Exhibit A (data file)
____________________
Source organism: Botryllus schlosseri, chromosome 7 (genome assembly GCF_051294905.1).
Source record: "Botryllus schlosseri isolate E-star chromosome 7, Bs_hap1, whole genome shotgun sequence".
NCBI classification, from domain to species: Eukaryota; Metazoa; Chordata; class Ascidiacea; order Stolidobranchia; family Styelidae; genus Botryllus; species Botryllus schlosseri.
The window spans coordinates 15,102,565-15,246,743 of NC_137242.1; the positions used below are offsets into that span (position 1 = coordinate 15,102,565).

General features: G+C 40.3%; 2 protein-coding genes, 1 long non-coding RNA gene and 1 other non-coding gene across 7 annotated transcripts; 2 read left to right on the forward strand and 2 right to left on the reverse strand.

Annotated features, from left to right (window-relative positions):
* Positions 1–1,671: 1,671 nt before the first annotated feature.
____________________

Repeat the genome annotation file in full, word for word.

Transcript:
Source organism: Botryllus schlosseri, chromosome 7 (genome assembly GCF_051294905.1).
Source record: "Botryllus schlosseri isolate E-star chromosome 7, Bs_hap1, whole genome shotgun sequence".
NCBI classification, from domain to species: Eukaryota; Metazoa; Chordata; class Ascidiacea; order Stolidobranchia; family Styelidae; genus Botryllus; species Botryllus schlosseri.
The window spans coordinates 15,102,565-15,246,743 of NC_137242.1; the positions used below are offsets into that span (position 1 = coordinate 15,102,565).

General features: G+C 40.3%; 2 protein-coding genes, 1 long non-coding RNA gene and 1 other non-coding gene across 7 annotated transcripts; 2 read left to right on the forward strand and 2 right to left on the reverse strand.

Annotated features, from left to right (window-relative positions):
* Positions 1–1,671: 1,671 nt before the first annotated feature.